Take the 2-minute tour ×
Stack Overflow is a question and answer site for professional and enthusiast programmers. It's 100% free, no registration required.

What's a smart way to obtain from this NSArray of NSDictionary:

[
{
Key1: Value1,
Key2: Value2,
Key3: Value3,
Key4: Value4
},
{
Key1: Value11,
Key2: Value12,
Key3: Value13,
Key4: Value14
},
{
Key1: Value21,
Key2: Value22,
Key3: Value23,
Key4: Value24
}
]

another NSArray of NSDictionary that contains a subset of the original set of keys. For example:

[
    {
    Key1: Value1,
    Key3: Value3
    },
    {
    Key1: Value11,
    Key3: Value13
    },
    {
    Key1: Value21,
    Key3: Value23
    }
    ]

Thanks.

share|improve this question

2 Answers 2

up vote 1 down vote accepted

Took the liberty of creating an initial array to work from...

NSArray* allKeys = @[@"key1",@"key2",@"key3",@"key4",@"key5"];
NSArray* allObjs = @[@"a",@"b",@"c",@"d",@"e"];
NSMutableArray* originalArray = [NSMutableArray arrayWithCapacity:4];
for (int i=0; i<4; i++) {
    NSRange subRange = NSMakeRange(0, i+1);
    [originalArray addObject:[NSDictionary dictionaryWithObjects:[allObjs subarrayWithRange:subRange] forKeys:[allKeys subarrayWithRange:subRange]]];
}
NSLog(@"origianl array = %@",originalArray);

NSArray* keys = @[@"key1",@"key3"];
__block NSMutableArray* newArr = [NSMutableArray arrayWithCapacity:4];
[originalArray enumerateObjectsUsingBlock:^(id obj, NSUInteger idx, BOOL *stop) {
    [newArr addObject:[NSDictionary dictionaryWithObjects:[obj objectsForKeys:keys notFoundMarker:[NSNull null]] forKeys:keys]];
}];

NSLog(@"new array = %@",newArr);

which gives the following before and after:

2013-09-16 13:20:14.129 GammonPos[910:11303] origianl array = (
    {
    key1 = a;
},
    {
    key1 = a;
    key2 = b;
},
    {
    key1 = a;
    key2 = b;
    key3 = c;
},
    {
    key1 = a;
    key2 = b;
    key3 = c;
    key4 = d;
}
)
2013-09-16 13:20:14.131 GammonPos[910:11303] new array = (
    {
    key1 = a;
    key3 = "<null>";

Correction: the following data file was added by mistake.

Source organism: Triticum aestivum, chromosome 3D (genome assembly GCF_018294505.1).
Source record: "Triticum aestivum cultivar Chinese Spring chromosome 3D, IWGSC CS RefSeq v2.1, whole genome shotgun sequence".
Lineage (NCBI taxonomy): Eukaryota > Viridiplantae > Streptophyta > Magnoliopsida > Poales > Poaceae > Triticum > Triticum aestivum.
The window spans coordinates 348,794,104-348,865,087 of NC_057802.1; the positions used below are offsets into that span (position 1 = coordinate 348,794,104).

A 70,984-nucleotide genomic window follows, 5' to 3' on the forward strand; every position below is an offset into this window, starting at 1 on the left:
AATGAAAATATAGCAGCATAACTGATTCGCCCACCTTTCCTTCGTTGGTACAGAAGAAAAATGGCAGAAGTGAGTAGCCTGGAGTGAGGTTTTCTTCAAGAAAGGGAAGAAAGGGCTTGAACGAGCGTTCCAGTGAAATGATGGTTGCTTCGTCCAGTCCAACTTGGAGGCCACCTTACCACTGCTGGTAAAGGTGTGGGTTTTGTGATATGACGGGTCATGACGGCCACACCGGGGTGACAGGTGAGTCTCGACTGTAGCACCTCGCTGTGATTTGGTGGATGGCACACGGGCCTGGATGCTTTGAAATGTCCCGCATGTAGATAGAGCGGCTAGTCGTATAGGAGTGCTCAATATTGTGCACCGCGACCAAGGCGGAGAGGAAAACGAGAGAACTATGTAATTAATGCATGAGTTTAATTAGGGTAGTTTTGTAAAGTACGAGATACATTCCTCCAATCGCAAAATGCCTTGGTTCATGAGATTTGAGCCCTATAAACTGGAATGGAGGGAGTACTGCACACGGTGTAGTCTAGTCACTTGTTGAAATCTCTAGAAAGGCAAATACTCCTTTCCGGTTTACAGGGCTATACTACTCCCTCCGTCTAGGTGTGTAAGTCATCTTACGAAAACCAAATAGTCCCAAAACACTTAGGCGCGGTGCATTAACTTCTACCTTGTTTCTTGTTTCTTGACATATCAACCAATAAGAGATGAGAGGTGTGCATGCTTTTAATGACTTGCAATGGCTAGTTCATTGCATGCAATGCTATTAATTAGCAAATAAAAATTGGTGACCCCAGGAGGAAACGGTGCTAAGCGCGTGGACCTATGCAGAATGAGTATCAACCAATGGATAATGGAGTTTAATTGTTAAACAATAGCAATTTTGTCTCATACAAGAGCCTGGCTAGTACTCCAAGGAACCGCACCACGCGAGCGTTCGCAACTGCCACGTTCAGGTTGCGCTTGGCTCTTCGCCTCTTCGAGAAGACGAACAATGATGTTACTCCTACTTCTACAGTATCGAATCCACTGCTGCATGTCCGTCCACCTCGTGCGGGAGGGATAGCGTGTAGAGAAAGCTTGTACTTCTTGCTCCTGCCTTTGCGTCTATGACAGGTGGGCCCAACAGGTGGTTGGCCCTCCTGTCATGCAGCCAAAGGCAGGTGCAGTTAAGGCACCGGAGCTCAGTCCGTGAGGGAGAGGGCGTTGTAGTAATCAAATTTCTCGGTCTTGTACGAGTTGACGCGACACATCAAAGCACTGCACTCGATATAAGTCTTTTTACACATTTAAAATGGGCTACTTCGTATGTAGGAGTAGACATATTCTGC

},
    {
    key1 = a;
    key3 = "<null>";
},
    {
    key1 = a;
    key3 = c;
},
    {
    key1 = a;
    key3 = c;
}

)

share|improve this answer
    
Don't see why this is a worse answer than the accepted one, which will raise an NSInvalidArgumentException if it cannot find an object with one of the keys (cause it will try to add nil to subDictionary). –  fresidue Sep 16 '13 at 12:33
    
I prefer this solution 'cause is more compact. –  Giorgio Sep 16 '13 at 14:52

Enumerate the array and for each dictionary, create a new dictionary using only the keys you want. Add these new dictionaries to a new array.

i.e

// Assume initialArray is the array you start with
NSMutableArray *newArray = [NSMutableArray alloc] initWithCapacity:[initialArray count]];

for (NSDictionary *dict in initialArray) {
    NSDictionary *subDictionary = @{@"Key1" : [dict objectForKey:@"Key1"],
                                    @"Key3" : [dict objectForKey:@"Key3"]};
    [newArray addObject:subDictionary];
}

And now newArray will be contain dictionaries with only the keys you specify.

share|improve this answer
    
Ok, thank you. I thought there was a more smart way. –  Giorgio Sep 16 '13 at 11:12
    
Smart in terms of what? You could do this concurrently using the NSArray block enumeration methods if speed is a concern, you could wrap this code sample in an autorelease pool if memory is a concern. This works. It's simple, and performant. Anything else you can tweak after profiling and finding real hotspots. –  Abizern Sep 16 '13 at 11:26

Your Answer

 
discard

By posting your answer, you agree to the privacy policy and terms of service.

Not the answer you're looking for? Browse other questions tagged or ask your own question.